Since practice ammo such as FMJs achieves great over penetration and very limited expansion, it is not the ideal load to use for self-defense.
With this information in mind, here are some different factors to consider when choosing 9mm ammo for self-defense:
Weight retention refers to the ability of the bullet to remain in one single piece while it travels through tissue and other barriers.
One reason a bullet may fall apart upon impact is if the bullet core separates from the jacket. Other kinds of bullets are actually designed to break apart upon impact, especially in rifle loads.
A bullet will cause more damage if it remains in one piece and creates a larger wound channel, and most of the above rounds we’ve covered did not fragment apart upon impact.
This refers to the size of the wound that is created. The larger the wound cavity, the more flesh and internal organs are disrupted to create a much larger chance of stopping the attacker.
In addition, as we discussed previously, bullets that expand like jacket hollow point bullet will create a larger wound cavity.
In other words, the wound cavity is basically the tunnel that is created by the bullet as it travels through the gelatin.
Researchers have long believed that, since pistol caliber ammunition is naturally underpowered, the wound cavity created by a handgun round will not lead to any lasting wound effects.
Rifle bullets travel at a higher velocity and also create a much more larger cavities, including in tissue that is not enough touched by the bullet.
Handgun rounds lack the ability to do this, which is why you want a round that will expand as much as possible to create as large of a wound cavity as possible.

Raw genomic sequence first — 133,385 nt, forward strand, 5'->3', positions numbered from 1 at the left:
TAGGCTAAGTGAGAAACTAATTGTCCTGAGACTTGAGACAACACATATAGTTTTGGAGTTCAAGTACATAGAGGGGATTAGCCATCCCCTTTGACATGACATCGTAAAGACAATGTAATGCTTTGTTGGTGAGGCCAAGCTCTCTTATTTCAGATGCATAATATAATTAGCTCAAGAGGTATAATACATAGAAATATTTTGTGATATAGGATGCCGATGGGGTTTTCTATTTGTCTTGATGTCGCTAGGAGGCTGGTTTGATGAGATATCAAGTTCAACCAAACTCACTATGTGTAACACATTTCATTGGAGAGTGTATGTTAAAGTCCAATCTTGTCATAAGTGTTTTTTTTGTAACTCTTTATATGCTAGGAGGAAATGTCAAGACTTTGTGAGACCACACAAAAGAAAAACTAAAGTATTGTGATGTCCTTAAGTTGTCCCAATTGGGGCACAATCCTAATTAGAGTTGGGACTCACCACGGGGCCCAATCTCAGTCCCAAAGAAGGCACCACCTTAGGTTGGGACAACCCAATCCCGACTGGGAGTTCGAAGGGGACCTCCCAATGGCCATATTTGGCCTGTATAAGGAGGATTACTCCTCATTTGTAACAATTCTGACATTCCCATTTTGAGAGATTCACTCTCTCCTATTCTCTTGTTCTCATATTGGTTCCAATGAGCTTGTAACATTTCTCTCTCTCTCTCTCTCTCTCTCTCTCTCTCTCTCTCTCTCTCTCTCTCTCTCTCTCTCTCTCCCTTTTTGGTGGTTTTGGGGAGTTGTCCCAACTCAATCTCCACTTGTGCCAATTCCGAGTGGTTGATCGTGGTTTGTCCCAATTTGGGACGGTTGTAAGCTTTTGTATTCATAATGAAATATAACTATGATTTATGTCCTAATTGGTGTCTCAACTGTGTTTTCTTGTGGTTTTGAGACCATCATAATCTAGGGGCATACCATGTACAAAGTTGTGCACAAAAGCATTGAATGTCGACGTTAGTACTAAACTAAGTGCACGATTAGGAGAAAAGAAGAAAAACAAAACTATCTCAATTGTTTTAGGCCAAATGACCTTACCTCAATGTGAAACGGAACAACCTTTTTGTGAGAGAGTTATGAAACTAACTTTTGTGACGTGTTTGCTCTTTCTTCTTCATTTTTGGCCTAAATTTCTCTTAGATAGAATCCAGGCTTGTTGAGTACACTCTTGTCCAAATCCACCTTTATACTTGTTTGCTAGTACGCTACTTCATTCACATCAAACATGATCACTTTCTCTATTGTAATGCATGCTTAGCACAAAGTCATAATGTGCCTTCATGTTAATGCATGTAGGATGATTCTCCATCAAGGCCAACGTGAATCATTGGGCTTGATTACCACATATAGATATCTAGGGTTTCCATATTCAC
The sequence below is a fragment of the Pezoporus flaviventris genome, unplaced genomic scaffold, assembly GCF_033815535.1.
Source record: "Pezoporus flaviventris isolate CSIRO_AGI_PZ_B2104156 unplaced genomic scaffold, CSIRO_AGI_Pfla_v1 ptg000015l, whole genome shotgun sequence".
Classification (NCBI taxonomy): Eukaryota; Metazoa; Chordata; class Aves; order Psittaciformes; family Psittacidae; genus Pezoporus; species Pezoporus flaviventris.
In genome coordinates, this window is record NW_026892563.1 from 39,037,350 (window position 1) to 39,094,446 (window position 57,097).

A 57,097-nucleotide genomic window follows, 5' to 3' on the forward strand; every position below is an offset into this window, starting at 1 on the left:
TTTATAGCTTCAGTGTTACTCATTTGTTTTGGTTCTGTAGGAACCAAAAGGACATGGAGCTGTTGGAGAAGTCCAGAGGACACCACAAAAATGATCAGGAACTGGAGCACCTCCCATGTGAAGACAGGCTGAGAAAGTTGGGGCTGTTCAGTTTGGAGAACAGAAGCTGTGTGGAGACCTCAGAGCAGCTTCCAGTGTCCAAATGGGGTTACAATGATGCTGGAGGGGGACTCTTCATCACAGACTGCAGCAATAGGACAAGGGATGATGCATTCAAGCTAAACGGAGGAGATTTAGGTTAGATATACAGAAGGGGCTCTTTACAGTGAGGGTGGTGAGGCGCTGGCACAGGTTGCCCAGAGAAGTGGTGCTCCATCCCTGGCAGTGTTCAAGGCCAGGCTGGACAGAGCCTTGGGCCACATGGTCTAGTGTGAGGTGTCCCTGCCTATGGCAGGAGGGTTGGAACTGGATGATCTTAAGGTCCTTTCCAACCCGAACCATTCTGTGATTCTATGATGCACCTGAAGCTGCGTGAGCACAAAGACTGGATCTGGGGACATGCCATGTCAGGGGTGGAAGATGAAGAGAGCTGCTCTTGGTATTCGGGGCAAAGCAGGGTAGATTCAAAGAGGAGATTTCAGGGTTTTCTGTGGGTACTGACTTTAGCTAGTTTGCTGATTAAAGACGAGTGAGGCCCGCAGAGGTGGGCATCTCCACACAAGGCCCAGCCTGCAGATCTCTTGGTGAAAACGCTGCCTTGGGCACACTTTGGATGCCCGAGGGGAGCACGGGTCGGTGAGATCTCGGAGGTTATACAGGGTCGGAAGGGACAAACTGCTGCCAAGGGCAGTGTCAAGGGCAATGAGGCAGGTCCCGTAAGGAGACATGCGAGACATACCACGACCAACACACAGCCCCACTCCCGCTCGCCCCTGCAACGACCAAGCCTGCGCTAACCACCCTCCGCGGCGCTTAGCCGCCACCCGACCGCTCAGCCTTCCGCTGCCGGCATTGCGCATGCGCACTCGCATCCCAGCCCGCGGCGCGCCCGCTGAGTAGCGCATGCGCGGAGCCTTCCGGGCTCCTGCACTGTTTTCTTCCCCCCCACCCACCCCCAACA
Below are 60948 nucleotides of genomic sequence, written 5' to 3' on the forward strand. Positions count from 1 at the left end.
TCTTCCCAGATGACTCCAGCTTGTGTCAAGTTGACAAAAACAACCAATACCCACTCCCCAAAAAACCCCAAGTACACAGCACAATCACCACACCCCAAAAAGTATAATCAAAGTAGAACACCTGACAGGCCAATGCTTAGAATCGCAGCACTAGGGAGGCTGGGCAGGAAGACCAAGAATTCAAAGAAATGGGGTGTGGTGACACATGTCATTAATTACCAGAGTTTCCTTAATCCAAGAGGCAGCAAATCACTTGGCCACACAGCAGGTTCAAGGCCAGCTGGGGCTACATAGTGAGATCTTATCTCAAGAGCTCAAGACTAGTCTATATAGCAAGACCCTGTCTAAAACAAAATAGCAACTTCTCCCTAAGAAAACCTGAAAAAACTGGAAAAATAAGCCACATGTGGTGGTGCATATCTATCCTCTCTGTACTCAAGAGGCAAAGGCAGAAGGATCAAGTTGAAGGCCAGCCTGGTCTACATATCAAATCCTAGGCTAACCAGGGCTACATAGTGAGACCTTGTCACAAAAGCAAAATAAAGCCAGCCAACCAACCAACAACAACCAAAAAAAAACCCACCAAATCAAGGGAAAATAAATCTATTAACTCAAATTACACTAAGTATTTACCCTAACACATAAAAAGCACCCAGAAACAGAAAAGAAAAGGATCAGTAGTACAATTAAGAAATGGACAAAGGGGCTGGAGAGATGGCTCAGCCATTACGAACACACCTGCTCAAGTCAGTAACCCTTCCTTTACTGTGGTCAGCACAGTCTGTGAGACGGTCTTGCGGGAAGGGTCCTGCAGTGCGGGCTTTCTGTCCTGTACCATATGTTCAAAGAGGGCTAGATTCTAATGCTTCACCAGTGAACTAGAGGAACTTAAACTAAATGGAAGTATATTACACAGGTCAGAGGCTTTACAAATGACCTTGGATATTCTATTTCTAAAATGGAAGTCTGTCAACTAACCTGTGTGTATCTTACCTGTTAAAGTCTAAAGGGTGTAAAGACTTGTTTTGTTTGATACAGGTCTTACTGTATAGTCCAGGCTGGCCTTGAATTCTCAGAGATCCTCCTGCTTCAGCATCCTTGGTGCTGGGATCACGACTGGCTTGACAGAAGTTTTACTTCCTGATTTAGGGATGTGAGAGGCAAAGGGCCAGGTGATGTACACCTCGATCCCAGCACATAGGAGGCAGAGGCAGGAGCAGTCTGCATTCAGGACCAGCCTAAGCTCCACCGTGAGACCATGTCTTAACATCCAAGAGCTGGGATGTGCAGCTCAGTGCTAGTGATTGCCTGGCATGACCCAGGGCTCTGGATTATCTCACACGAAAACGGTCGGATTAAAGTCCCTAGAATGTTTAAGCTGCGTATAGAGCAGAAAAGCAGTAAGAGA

Bullet penetration refers to how far it travels in the gelatin or target upon impact.
According to the FBI, a penetration range of 12-18 inches is considered optimal. Any less than 12 inches, and the bullet may not travel far enough to stop an attacker, and over 18 inches means that it can result in collateral damage like was discussed above.
This is why any defensive 9mm ammunition that you choose needs to be in the 12-18 inch range when it comes to bullet penetration.
Ideally, the penetration range will be around 14-16 inches, because if it’s any lower than that the bullet may not be able to penetrate through heavy layers of clothing before it reaches the flesh and internal organs of an attacker in a true life-or-death self-defense situation.
In conclusion, the data proves that there are a great variety of 9mm self-defensive hollow point loads that are suitable for self-defense.
Even though there is no one bullet that clearly ranks above all the others, any one of the offerings that we have covered here today will be a suitable choice for self-defense.
So long as you find a self-defense 9mm round that meets adequate expansion to create a larger wound cavity, bullet penetration, and has proper weight retention so it won’t break apart upon impact, it will be a good choice for defense.